Equators, evil spirits and the power of silence
I think that might be an oil rig on the horizon, but other than that, no fanfare. There is some sort of traditional hi-jinks on this afternoon to celebrate, but for now, it was a quiet event at about 4am, somewhere off the coast of Malaysia, as we head to Borneo and the nearby Malaysian port of Kota Kinabalu.
Our day trip to Bali has spawned a new flush of batik clothing on board, snapped up from voracious traders, and people are still talking about the stick-like-glue beggars and their hour-long $10 Balinese massages (compare with the $150 deals on board), proving that even the wealthy love a good bargain.
Our route was lined with enormous paper mache monsters, about 10 meters high, grotesque dolls being made by the villagers in preparation for Silence Day, the only Hindu celebration recognized by Indonesia’s predominantly Muslim government (bizarrely, Bali is a little Hindu island in the world’s largest Muslim nation).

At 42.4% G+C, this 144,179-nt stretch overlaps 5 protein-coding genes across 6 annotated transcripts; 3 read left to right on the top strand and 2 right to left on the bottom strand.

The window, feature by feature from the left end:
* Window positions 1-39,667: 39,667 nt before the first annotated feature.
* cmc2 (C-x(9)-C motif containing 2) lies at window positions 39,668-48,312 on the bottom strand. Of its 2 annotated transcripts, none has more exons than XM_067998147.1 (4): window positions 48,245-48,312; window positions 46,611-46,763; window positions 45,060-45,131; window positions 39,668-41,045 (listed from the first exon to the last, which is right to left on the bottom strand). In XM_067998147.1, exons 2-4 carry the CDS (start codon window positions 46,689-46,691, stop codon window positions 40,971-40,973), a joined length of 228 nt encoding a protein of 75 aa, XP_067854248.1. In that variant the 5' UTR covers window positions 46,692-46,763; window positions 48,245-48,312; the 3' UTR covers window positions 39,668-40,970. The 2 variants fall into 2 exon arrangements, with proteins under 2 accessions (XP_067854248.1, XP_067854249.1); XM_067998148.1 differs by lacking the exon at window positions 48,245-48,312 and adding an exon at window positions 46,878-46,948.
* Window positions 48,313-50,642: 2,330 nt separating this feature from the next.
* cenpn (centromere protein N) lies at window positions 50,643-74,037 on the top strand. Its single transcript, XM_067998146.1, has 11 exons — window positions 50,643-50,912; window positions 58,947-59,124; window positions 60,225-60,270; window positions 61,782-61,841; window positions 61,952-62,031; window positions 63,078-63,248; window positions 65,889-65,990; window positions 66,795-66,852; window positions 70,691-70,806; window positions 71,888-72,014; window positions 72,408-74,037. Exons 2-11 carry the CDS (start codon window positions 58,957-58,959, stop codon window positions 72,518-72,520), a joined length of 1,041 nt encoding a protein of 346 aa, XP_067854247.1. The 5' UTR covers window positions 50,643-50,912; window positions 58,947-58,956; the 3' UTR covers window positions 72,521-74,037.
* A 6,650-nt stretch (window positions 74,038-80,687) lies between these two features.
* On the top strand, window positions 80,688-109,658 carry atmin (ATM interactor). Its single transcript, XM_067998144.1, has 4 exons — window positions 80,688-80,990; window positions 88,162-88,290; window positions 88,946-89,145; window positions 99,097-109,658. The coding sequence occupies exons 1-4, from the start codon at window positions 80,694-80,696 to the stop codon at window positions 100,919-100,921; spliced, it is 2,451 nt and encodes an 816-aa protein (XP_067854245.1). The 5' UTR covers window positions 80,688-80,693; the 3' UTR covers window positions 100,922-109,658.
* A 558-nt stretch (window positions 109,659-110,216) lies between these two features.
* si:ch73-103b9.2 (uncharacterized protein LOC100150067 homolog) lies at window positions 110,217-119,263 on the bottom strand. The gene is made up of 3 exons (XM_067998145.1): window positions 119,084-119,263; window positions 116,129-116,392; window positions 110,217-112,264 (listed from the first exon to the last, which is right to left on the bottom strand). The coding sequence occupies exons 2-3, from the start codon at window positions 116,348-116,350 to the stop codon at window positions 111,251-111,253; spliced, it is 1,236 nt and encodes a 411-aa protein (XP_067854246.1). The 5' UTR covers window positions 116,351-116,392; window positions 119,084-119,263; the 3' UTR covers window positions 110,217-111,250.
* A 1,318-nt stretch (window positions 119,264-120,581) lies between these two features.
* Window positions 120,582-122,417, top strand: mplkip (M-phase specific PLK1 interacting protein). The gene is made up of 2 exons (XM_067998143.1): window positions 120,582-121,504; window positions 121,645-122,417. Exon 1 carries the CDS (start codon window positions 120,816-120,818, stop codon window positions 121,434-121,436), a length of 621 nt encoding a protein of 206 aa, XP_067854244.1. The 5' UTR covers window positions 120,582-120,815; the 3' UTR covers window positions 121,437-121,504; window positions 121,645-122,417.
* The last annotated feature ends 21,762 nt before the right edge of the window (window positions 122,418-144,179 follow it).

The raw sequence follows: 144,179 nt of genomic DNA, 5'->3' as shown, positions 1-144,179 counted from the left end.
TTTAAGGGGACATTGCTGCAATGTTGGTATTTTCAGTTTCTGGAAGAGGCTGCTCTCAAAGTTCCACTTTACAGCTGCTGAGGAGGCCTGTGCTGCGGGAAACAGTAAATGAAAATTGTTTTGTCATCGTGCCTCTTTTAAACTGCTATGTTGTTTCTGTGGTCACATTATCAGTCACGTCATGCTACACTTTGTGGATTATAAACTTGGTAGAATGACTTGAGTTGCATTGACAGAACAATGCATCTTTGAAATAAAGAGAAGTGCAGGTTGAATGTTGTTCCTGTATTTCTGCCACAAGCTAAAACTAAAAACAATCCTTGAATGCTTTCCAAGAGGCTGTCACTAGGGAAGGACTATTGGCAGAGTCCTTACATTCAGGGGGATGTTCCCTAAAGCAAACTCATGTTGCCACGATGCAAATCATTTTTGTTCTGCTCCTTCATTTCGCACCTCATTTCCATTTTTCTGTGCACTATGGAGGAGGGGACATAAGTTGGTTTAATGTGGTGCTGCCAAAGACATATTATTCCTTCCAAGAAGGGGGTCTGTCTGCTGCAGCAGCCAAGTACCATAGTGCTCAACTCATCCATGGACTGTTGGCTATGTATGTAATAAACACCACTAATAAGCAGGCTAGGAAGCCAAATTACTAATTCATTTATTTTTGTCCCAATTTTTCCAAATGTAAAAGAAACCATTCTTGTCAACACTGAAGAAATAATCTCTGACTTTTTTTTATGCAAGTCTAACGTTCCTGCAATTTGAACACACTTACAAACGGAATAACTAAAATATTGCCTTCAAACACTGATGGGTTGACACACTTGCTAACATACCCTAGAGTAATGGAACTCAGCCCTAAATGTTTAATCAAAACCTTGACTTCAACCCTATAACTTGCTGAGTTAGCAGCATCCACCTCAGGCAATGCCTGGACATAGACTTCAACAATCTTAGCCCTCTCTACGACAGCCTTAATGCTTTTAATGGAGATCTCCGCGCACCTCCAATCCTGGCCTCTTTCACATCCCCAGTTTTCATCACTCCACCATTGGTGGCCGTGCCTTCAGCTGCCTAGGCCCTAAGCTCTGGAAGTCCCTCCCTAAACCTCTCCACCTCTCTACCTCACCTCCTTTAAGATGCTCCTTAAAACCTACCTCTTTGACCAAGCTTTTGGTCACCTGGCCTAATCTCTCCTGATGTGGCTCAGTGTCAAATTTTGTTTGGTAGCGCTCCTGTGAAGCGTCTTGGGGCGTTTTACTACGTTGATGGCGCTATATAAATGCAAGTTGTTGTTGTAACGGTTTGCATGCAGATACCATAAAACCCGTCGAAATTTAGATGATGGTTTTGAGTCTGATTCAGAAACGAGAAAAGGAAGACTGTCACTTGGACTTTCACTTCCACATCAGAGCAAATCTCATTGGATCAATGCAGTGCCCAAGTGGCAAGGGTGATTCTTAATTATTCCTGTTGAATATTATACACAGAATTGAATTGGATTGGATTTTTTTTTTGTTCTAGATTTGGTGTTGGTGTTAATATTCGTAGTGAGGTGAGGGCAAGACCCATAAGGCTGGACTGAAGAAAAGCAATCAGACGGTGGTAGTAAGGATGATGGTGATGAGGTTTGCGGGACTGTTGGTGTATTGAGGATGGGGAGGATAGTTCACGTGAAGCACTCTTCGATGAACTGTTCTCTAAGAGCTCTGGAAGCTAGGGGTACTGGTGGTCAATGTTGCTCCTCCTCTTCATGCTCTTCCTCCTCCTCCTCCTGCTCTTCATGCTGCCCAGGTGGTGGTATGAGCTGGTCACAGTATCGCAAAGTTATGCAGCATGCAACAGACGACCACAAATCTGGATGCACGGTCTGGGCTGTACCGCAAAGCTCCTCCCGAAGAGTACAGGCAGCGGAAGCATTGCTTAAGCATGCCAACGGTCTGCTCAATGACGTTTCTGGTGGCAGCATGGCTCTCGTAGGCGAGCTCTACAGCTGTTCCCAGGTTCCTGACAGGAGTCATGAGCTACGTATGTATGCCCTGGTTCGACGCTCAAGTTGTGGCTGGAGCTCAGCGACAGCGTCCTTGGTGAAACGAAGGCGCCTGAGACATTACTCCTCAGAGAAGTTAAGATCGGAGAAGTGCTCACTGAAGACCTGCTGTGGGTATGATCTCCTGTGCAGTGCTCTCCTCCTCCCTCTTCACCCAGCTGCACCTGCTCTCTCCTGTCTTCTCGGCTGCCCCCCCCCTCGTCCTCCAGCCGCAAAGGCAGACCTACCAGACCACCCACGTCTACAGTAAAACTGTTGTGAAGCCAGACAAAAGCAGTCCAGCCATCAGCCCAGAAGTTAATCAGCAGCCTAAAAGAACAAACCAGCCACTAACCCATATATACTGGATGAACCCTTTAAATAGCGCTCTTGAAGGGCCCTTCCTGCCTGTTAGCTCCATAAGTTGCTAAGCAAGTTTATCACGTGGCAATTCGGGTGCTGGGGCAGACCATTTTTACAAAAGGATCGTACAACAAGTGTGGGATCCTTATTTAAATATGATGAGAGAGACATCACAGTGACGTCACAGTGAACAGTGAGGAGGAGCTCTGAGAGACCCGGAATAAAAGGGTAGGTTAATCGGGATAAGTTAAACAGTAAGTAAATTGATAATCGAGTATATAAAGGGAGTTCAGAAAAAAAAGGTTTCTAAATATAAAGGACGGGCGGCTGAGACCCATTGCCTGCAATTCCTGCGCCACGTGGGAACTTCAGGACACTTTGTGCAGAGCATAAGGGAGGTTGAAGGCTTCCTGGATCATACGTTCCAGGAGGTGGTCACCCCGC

The government has to recognize this day: no Balinese will work the airports, sea ports, drive, cook or even venture out doors. The belief goes that once a year, these enormous grotesque dolls are paraded from one end of the village to the other, scaring out all the bad spirits, who leap, terrified, into the air.
So, the whole of Bali goes quiet for 24 hours to fool the spirits, who are now flying angrily across the skies, into thinking the island is deserted. Thus deceived, the evil spirits dive back into the seas from whence they came. Hence the day of fasting, with no work or play – just silence. I was in Bali on this day a few years ago, and all I could hear from the hotel I was staying in was the tinkle of bells tied around the farm animals’ necks as they grazed peacefully on the jungle foliage.
Well, room service has just delivered breakfast, but here's some more food for thought: Bali's evil spirits are underwater, and we're on the water...